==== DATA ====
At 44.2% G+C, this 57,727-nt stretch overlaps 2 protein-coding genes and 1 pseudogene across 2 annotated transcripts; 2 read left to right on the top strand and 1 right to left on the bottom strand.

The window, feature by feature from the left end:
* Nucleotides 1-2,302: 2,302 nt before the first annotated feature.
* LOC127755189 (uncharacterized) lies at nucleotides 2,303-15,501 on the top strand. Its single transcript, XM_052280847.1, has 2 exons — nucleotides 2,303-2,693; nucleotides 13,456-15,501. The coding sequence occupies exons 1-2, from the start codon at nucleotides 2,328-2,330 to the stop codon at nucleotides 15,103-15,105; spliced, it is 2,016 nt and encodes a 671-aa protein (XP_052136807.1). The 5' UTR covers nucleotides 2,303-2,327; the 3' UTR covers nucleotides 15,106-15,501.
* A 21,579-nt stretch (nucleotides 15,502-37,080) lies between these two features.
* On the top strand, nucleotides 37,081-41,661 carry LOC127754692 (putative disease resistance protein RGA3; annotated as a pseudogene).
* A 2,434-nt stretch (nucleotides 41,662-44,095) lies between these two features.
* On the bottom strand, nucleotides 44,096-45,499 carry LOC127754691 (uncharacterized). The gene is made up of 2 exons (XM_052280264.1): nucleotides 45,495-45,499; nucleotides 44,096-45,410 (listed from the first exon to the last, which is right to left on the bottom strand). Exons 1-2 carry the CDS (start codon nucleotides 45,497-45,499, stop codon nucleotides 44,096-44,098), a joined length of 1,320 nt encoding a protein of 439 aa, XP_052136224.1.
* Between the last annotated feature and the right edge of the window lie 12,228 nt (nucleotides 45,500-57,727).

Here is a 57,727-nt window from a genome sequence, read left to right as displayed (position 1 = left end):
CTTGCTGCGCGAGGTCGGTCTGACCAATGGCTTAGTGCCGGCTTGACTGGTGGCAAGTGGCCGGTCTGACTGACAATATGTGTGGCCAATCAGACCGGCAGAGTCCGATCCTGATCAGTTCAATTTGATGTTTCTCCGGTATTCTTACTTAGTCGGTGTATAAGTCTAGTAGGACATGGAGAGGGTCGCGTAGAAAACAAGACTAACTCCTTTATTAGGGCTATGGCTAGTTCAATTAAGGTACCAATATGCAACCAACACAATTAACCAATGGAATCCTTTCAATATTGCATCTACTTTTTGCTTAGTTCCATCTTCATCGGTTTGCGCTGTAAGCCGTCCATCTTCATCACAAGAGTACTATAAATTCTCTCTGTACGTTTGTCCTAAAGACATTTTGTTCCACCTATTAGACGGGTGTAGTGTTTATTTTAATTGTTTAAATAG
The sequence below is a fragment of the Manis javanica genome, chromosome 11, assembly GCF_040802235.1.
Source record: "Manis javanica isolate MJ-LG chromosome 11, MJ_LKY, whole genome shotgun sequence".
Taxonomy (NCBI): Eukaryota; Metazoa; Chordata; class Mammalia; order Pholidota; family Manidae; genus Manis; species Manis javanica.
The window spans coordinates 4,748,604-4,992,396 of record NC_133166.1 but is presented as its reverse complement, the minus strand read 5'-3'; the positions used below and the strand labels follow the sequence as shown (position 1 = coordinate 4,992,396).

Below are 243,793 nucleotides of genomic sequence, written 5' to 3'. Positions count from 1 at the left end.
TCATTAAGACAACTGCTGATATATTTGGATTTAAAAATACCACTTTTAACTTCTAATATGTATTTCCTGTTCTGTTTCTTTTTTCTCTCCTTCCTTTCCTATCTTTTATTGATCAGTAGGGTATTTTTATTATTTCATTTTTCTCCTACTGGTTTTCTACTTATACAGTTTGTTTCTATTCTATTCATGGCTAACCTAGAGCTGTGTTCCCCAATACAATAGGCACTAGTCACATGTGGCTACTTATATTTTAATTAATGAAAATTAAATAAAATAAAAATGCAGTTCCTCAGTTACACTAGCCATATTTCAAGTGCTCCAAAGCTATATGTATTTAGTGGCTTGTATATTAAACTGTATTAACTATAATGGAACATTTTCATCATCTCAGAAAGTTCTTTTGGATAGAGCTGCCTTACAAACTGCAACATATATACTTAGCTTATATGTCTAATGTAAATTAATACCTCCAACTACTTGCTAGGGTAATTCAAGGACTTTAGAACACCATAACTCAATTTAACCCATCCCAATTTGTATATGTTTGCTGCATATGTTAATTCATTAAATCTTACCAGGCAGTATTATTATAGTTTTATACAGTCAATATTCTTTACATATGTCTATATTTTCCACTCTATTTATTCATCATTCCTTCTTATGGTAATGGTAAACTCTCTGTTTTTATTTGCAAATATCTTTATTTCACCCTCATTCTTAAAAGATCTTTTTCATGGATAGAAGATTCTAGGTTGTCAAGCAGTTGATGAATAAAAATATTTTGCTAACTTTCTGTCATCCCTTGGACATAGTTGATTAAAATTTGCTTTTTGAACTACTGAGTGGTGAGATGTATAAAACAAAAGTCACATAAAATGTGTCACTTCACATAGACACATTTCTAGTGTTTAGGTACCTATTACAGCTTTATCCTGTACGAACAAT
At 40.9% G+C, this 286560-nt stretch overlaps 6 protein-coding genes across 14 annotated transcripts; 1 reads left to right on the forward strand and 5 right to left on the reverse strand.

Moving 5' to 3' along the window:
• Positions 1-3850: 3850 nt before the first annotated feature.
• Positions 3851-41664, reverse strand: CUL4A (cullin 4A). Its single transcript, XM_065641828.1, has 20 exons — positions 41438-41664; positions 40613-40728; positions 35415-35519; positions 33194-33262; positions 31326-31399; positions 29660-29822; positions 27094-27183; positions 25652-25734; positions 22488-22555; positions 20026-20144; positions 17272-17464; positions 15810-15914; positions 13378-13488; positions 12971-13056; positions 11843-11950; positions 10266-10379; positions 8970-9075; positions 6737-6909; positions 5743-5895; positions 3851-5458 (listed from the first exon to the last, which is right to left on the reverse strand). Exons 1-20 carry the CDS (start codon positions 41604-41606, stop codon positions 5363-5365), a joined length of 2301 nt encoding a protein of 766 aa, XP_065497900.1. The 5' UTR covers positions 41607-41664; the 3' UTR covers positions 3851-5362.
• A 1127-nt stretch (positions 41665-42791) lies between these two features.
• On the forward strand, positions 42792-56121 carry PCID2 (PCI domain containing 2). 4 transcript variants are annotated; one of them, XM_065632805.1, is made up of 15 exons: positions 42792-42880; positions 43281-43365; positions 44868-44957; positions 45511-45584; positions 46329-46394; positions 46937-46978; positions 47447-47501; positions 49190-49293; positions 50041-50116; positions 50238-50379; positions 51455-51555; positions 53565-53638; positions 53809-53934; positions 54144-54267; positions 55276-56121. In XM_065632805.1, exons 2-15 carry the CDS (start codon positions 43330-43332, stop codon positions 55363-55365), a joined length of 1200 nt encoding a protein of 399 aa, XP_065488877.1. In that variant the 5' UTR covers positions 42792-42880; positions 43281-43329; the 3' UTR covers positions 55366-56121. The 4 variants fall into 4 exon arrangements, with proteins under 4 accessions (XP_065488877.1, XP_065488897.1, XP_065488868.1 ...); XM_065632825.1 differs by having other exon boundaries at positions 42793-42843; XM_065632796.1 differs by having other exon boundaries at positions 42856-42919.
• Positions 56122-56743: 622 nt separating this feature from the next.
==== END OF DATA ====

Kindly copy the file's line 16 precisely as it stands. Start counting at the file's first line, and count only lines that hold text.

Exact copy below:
Below are 243,793 nucleotides of genomic sequence, written 5' to 3'. Positions count from 1 at the left end.